Drowning in Sound

Sonar can kill whales. But could other noises be just as deadly

14 min read
Opening photo for this feature article.
Photo: Wayne Levin/Getty Images

It was a haunting sight. On a cold, gray day in January 2005, along a remote stretch of beach on North Carolina’s Outer Banks, dozens of pilot whales began to run themselves onto the sand. Eventually 34 of the jet-black, two-ton animals lay dead. The following day, three more whales—a newborn Minke whale and two dwarf sperm whales—washed up nearby.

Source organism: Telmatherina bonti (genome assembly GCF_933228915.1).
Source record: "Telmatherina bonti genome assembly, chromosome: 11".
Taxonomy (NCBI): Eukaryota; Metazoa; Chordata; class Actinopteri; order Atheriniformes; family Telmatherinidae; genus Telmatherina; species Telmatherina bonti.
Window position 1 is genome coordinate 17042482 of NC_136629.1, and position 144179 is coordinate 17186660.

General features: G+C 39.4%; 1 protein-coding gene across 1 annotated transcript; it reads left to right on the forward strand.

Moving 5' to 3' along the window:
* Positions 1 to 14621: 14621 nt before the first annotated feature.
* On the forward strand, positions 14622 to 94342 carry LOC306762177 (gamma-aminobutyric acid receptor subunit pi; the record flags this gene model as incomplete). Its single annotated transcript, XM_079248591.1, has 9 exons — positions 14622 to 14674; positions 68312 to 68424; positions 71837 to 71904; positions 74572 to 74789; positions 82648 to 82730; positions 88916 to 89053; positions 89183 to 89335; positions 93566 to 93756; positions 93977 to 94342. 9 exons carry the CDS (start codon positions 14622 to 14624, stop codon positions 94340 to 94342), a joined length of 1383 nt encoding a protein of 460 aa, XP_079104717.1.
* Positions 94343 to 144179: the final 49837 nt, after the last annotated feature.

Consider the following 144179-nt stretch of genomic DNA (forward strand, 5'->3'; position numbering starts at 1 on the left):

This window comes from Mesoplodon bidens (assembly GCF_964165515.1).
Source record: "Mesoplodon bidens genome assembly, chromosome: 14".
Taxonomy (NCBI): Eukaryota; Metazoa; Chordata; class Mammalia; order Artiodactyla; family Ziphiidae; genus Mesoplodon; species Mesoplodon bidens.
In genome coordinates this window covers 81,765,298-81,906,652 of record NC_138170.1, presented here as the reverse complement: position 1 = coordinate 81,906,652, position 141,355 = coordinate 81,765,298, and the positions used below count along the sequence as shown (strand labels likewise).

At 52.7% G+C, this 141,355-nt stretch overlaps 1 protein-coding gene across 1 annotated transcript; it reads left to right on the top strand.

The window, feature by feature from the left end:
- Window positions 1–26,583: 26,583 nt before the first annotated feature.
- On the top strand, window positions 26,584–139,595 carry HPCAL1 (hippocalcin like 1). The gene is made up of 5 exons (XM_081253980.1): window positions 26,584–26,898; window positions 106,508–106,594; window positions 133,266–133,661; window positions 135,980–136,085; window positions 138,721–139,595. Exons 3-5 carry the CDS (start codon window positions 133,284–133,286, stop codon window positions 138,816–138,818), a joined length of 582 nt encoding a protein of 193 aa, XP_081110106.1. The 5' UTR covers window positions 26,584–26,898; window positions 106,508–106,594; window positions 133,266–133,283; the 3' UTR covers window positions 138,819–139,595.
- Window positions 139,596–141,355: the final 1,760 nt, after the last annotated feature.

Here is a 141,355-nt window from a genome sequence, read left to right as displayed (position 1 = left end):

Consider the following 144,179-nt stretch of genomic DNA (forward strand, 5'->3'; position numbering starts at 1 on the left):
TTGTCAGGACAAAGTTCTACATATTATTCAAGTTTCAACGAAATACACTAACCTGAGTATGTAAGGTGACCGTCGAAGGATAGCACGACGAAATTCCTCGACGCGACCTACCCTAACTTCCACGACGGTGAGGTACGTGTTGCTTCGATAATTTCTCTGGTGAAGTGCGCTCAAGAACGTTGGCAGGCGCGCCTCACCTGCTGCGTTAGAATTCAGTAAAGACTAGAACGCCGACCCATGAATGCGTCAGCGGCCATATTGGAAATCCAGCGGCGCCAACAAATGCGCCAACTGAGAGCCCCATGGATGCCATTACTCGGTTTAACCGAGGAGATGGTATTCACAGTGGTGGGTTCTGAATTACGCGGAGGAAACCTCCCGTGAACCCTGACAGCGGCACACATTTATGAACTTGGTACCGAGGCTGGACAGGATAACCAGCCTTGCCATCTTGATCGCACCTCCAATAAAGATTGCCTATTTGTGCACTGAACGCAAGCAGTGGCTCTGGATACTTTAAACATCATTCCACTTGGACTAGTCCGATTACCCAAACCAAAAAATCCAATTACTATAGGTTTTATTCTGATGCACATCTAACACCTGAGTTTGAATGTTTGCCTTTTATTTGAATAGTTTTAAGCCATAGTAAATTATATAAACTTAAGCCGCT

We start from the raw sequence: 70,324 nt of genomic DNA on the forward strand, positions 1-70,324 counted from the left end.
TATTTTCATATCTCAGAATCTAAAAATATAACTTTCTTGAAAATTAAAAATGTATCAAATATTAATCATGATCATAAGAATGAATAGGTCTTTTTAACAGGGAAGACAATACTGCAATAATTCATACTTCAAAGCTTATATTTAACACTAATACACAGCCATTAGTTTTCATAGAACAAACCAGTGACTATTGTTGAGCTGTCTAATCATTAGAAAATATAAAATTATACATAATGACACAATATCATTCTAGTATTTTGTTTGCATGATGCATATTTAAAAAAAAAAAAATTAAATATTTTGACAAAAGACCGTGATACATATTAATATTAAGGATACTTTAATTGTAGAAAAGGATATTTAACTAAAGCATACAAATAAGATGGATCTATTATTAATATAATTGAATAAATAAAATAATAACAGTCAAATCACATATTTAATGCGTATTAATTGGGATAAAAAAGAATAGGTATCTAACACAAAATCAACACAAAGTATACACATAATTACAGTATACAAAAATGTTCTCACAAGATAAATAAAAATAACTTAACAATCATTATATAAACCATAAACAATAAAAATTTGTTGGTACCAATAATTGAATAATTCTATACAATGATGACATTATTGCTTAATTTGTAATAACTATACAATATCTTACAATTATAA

Although whales can strand for various reasons, including sickness and disorientation, public speculation over the North Carolina stranding quickly zeroed in on a single culprit: military sonar. The U.S. Navy had been conducting a training exercise in the area around the time of the event, and an initial report by the National Marine Fisheries Service, which investigates strandings, listed sonar as a possible cause for the incident (the final report on the stranding was due out as this issue went to press). The Navy stated that the exercise took place about 100 kilometers from where the whales beached, too far to have had any effect. More than a year after the stranding, though, doubts still linger.

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